green printing

published 8 November 2018

We are always keen to learn how we can make better choices for the environment especially through our work processes. One of the points we’ve been researching is how do you print with a minimal impact on the environment, without compromising the quality? Here are a few key points we discovered when researching this subject.

what is Green Printing?
Green printing is a term used to describe environmentally-friendly processes being used in print production. These are proven to be less harmful to the environment than customary printing methods. The main focus is on recycling, reusing and reducing the resources used in printing products.

why does this matter?
The most important reason is the positive effect on the environment. Printing has the potential to have harmful effects on our environment in terms of pollution, deforestation, water and energy use. A couple of the principles printers may adopt are using soy or vegetable based inks, lowering VOCs admissions, using recycled printer cartridges and implementing a responsible paper purchasing policy.

how does Green Printing work?
Green printing can be done on either a digital press, (using recycled stocks printed on with non-toxic toner) or an offset press (using recycled stocks printed on using soy/vegetable based inks). Offset printing can also use waterless printing, which is an offset lithographic printing process that eliminates the water or dampening system used in conventional printing.

what inks are used and what are VOCs?
VOC stands for Volatile Organic Compounds, these are chemicals that have a high vapour pressure at room temperature. These chemicals often give of a smell as they are released into the air, for example paints and household cleaners. Printing has traditionally been a high-VOC process, but many printers are changing and looking for a more environmentally friendly solution.
Below are a few reasons why petroleum based inks are less ideal than soy/vegetable based inks are:

  • The impact on the environment as they use non-renewable resources such crude oil
  • Petrol and alcohol evaporate during the printing process, releasing VOCs and affecting air quality
  • Solvents are needed to clean printers which have used these inks, resulting in more VOCs
  • Petroleum based inks are difficult to remove during recycling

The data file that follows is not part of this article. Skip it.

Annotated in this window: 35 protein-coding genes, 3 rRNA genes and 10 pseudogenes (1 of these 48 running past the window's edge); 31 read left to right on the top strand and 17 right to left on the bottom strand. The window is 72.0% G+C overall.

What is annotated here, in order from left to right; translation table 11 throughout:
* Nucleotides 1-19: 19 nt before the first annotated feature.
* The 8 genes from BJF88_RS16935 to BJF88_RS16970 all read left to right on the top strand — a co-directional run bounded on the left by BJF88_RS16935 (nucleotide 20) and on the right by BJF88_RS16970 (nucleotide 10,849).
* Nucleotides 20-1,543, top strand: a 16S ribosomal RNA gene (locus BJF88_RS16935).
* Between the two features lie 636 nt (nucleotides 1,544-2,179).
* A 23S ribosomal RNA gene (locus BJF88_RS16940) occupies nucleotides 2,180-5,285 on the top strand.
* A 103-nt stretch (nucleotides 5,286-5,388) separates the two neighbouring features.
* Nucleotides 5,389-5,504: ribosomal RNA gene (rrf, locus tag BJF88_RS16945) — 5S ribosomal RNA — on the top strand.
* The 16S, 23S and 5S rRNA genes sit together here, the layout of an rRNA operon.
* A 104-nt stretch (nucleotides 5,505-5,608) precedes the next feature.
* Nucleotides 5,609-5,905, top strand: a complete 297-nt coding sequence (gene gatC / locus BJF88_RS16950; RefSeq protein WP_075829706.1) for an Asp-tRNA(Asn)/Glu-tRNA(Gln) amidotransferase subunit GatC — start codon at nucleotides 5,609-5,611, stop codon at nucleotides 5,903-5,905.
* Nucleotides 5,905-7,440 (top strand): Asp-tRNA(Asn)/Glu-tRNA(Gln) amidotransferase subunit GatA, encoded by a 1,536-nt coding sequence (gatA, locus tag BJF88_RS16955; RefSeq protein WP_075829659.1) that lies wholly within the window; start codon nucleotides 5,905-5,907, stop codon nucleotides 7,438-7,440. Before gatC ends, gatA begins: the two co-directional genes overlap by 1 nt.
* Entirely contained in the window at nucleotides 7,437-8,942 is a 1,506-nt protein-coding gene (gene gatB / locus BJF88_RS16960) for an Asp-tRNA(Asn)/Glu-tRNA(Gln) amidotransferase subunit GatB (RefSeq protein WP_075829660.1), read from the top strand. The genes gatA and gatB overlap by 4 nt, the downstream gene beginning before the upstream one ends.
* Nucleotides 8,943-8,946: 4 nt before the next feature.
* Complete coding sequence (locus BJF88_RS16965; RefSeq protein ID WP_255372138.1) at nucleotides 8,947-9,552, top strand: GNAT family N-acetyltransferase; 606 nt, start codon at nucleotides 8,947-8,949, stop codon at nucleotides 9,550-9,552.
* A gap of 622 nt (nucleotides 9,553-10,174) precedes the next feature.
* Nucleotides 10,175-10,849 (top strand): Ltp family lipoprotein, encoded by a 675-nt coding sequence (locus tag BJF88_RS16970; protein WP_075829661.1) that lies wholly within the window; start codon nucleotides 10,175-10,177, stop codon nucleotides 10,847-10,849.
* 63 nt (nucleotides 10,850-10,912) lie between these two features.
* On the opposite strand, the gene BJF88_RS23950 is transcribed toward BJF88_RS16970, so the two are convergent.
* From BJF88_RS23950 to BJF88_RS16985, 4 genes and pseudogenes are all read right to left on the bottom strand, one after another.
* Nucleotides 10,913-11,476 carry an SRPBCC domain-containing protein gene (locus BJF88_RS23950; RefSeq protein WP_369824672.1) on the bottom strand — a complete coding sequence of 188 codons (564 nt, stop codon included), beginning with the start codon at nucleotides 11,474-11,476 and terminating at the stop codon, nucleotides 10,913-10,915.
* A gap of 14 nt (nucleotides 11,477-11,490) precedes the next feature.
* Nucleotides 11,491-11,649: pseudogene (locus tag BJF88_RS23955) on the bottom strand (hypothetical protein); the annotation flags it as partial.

A solution is low-VOC inks such as vegetable or soy-based inks. These inks are less harmful to the environment than their petroleum-based counterparts. Soy and vegetable based inks are made almost identically to regular printing inks, except they use vegetable/soybean oil instead of traditional petroleum-based oil.  They are widely recognised as the environmentally friendly choice.
Here are some of the benefits of Soy-based inks:

  • Low VOCs released during its use or in cleanup
  • No toxic waste is produced during recycling
  • Available in brighter and more vibrant colours

what about recycled paper?
There is a wide variety of recycled and sustainable paper stocks out there. Recycled paper comes in many styles, recycled matt brown, glossy and white, cream and smooth and many recycled stocks look exactly the same as their alternatives. The first thing to note with paper is identifying what it is made from. Is it made from virgin or recycled fibers. Virgin fiber comes from trees in the forest. But not all forests are the same, some are managed with the environment in mind and these papers will be certified by independent third parties such as the Forest Stewardship Council (FSC). Recycled fibres are called post-consumer recycled fibers (PCRF) and come from paper materials that have met their intended use and been recycled, finding a new life when added to pulp to make new paper.

other things to look out for when picking a Green Printer
Some printers may have certifications for being an environmentally conscious business. There are SGP (Sustainable Green Printers), FSC (Forest Stewardship Council) and ISO 14001 (a family of standards developed to improve environmental performance issued by International Organisation for Standardisation). To find out more information about green printing please see greener printer and fsc